Combining Philosophers

All the ideas for Friedrich Schlegel, Richard P. Feynman and Paul O'Grady

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34 ideas

1. Philosophy / C. History of Philosophy / 4. Later European Philosophy / c. Eighteenth century philosophy
Irony is consciousness of abundant chaos [Schlegel,F]
1. Philosophy / C. History of Philosophy / 5. Modern Philosophy / d. Contemporary philosophy
There has been a distinct 'Social Turn' in recent philosophy, like the earlier 'Linguistic Turn' [O'Grady]
1. Philosophy / D. Nature of Philosophy / 7. Despair over Philosophy
People generalise because it is easier to understand, and that is mistaken for deep philosophy [Feynman]
1. Philosophy / E. Nature of Metaphysics / 3. Metaphysical Systems
Plato has no system. Philosophy is the progression of a mind and development of thoughts [Schlegel,F]
2. Reason / A. Nature of Reason / 4. Aims of Reason
Good reasoning will avoid contradiction, enhance coherence, not ignore evidence, and maximise evidence [O'Grady]
2. Reason / E. Argument / 7. Thought Experiments
Just as maps must simplify their subject matter, so thought has to be reductionist about reality [O'Grady]
3. Truth / A. Truth Problems / 1. Truth
To say a relative truth is inexpressible in other frameworks is 'weak', while saying it is false is 'strong' [O'Grady]
The epistemic theory of truth presents it as 'that which is licensed by our best theory of reality' [O'Grady]
5. Theory of Logic / A. Overview of Logic / 6. Classical Logic
Logical relativism appears if we allow more than one legitimate logical system [O'Grady]
5. Theory of Logic / D. Assumptions for Logic / 1. Bivalence
A third value for truth might be "indeterminate", or a point on a scale between 'true' and 'false' [O'Grady]
5. Theory of Logic / E. Structures of Logic / 2. Logical Connectives / a. Logical connectives
Wittgenstein reduced Russell's five primitive logical symbols to a mere one [O'Grady]
7. Existence / D. Theories of Reality / 3. Anti-realism
Anti-realists say our theories (such as wave-particle duality) give reality incompatible properties [O'Grady]
7. Existence / D. Theories of Reality / 7. Facts / a. Facts
What counts as a fact partly depends on the availability of human concepts to describe them [O'Grady]
9. Objects / A. Existence of Objects / 5. Individuation / a. Individuation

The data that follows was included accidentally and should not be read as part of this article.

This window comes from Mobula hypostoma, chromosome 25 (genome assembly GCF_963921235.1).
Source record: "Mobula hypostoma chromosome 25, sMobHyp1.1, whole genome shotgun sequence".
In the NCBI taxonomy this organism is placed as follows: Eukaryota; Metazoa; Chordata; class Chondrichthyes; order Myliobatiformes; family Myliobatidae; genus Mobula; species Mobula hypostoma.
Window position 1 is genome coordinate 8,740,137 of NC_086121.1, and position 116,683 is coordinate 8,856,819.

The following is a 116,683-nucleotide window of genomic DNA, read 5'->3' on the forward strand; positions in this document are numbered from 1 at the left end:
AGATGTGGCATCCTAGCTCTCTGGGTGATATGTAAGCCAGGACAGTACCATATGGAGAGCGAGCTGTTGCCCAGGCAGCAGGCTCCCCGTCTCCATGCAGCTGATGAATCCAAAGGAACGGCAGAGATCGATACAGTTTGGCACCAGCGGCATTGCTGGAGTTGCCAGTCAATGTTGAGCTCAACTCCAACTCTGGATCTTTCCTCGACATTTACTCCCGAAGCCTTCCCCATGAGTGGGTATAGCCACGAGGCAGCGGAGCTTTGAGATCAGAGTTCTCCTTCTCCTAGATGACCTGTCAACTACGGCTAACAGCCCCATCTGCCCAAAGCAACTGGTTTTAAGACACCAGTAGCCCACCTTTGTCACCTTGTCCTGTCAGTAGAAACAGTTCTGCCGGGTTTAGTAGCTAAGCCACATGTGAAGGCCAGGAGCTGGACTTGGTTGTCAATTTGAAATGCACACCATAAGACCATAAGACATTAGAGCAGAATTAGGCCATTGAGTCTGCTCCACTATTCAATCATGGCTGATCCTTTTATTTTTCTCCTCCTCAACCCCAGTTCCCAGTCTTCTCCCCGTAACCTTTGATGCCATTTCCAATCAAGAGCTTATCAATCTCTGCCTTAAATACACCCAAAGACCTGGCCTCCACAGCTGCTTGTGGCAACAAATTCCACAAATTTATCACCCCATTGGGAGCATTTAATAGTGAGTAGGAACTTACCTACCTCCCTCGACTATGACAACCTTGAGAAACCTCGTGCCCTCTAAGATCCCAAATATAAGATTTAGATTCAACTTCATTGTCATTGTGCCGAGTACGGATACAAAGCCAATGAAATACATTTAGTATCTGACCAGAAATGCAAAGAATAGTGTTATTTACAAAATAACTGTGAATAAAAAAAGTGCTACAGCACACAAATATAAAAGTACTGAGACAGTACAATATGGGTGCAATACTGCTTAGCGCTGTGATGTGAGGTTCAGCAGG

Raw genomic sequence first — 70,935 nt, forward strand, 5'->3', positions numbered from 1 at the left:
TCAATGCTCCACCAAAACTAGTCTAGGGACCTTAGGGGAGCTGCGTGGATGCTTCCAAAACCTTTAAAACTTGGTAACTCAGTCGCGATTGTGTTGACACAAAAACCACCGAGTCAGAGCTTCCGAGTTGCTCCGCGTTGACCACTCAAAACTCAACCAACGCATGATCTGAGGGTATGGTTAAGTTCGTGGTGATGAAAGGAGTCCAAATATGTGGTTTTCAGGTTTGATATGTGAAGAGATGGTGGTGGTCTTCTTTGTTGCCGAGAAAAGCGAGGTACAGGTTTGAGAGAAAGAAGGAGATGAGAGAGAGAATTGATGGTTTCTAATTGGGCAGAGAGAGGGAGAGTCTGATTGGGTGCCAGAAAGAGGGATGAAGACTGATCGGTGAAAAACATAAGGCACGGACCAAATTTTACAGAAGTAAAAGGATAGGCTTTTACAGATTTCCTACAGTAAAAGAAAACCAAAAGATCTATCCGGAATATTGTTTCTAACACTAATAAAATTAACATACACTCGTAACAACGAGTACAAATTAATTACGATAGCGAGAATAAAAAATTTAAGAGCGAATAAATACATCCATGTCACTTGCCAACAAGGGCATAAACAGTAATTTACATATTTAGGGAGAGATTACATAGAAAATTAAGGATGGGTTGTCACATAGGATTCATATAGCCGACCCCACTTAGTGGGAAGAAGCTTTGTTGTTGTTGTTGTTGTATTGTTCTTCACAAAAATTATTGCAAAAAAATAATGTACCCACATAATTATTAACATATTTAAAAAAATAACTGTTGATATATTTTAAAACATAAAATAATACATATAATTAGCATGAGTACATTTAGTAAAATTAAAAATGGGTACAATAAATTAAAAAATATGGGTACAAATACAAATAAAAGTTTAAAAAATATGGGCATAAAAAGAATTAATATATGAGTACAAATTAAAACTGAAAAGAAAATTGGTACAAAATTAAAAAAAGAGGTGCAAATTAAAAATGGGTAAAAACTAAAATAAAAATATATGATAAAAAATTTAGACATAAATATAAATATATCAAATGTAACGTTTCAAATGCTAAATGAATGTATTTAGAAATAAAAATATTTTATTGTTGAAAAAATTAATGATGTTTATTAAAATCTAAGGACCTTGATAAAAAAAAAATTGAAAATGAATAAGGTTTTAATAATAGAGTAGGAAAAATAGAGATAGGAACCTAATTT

We may say that objects have intrinsic identity conditions, but still allow multiple accounts of them [O'Grady]
10. Modality / D. Knowledge of Modality / 1. A Priori Necessary
Maybe developments in logic and geometry have shown that the a priori may be relative [O'Grady]
11. Knowledge Aims / C. Knowing Reality / 3. Idealism / b. Transcendental idealism
Poetry is transcendental when it connects the ideal to the real [Schlegel,F]
12. Knowledge Sources / B. Perception / 4. Sense Data / d. Sense-data problems
Sense-data are only safe from scepticism if they are primitive and unconceptualised [O'Grady]
13. Knowledge Criteria / A. Justification Problems / 1. Justification / a. Justification issues
Modern epistemology centres on debates about foundations, and about external justification [O'Grady]
13. Knowledge Criteria / A. Justification Problems / 3. Internal or External / a. Pro-internalism
Internalists say the reasons for belief must be available to the subject, and externalists deny this [O'Grady]
13. Knowledge Criteria / B. Internal Justification / 5. Coherentism / a. Coherence as justification
Coherence involves support from explanation and evidence, and also probability and confirmation [O'Grady]
13. Knowledge Criteria / E. Relativism / 1. Relativism
Ontological relativists are anti-realists, who deny that our theories carve nature at the joints [O'Grady]
13. Knowledge Criteria / E. Relativism / 2. Knowledge as Convention
Contextualism says that knowledge is relative to its context; 'empty' depends on your interests [O'Grady]
14. Science / B. Scientific Theories / 5. Commensurability
One may understand a realm of ideas, but be unable to judge their rationality or truth [O'Grady]
19. Language / A. Nature of Meaning / 5. Meaning as Verification
Verificationism was attacked by the deniers of the analytic-synthetic distinction, needed for 'facts' [O'Grady]
19. Language / E. Analyticity / 3. Analytic and Synthetic
If we abandon the analytic-synthetic distinction, scepticism about meaning may be inevitable [O'Grady]
19. Language / F. Communication / 6. Interpreting Language / a. Translation
Early Quine says all beliefs could be otherwise, but later he said we would assume mistranslation [O'Grady]
19. Language / F. Communication / 6. Interpreting Language / c. Principle of charity
Cryptographers can recognise that something is a language, without translating it [O'Grady]
21. Aesthetics / B. Nature of Art / 8. The Arts / b. Literature
For poets free choice is supreme [Schlegel,F]
22. Metaethics / A. Value / 2. Values / e. Love
True love is ironic, in the contrast between finite limitations and the infinity of love [Schlegel,F]
23. Ethics / F. Existentialism / 3. Angst
Irony is the response to conflicts of involvement and attachment [Schlegel,F, by Pinkard]
26. Natural Theory / D. Laws of Nature / 4. Regularities / a. Regularity theory
Physical Laws are rhythms and patterns in nature, revealed by analysis [Feynman]
27. Natural Reality / B. Modern Physics / 2. Electrodynamics / d. Quantum mechanics
Nobody understands quantum mechanics [Feynman]
27. Natural Reality / C. Space-Time / 1. Space / c. Points in space
We should regard space as made up of many tiny pieces [Feynman, by Mares]
29. Religion / D. Religious Issues / 1. Religious Commitment / e. Fideism
The chief problem for fideists is other fideists who hold contrary ideas [O'Grady]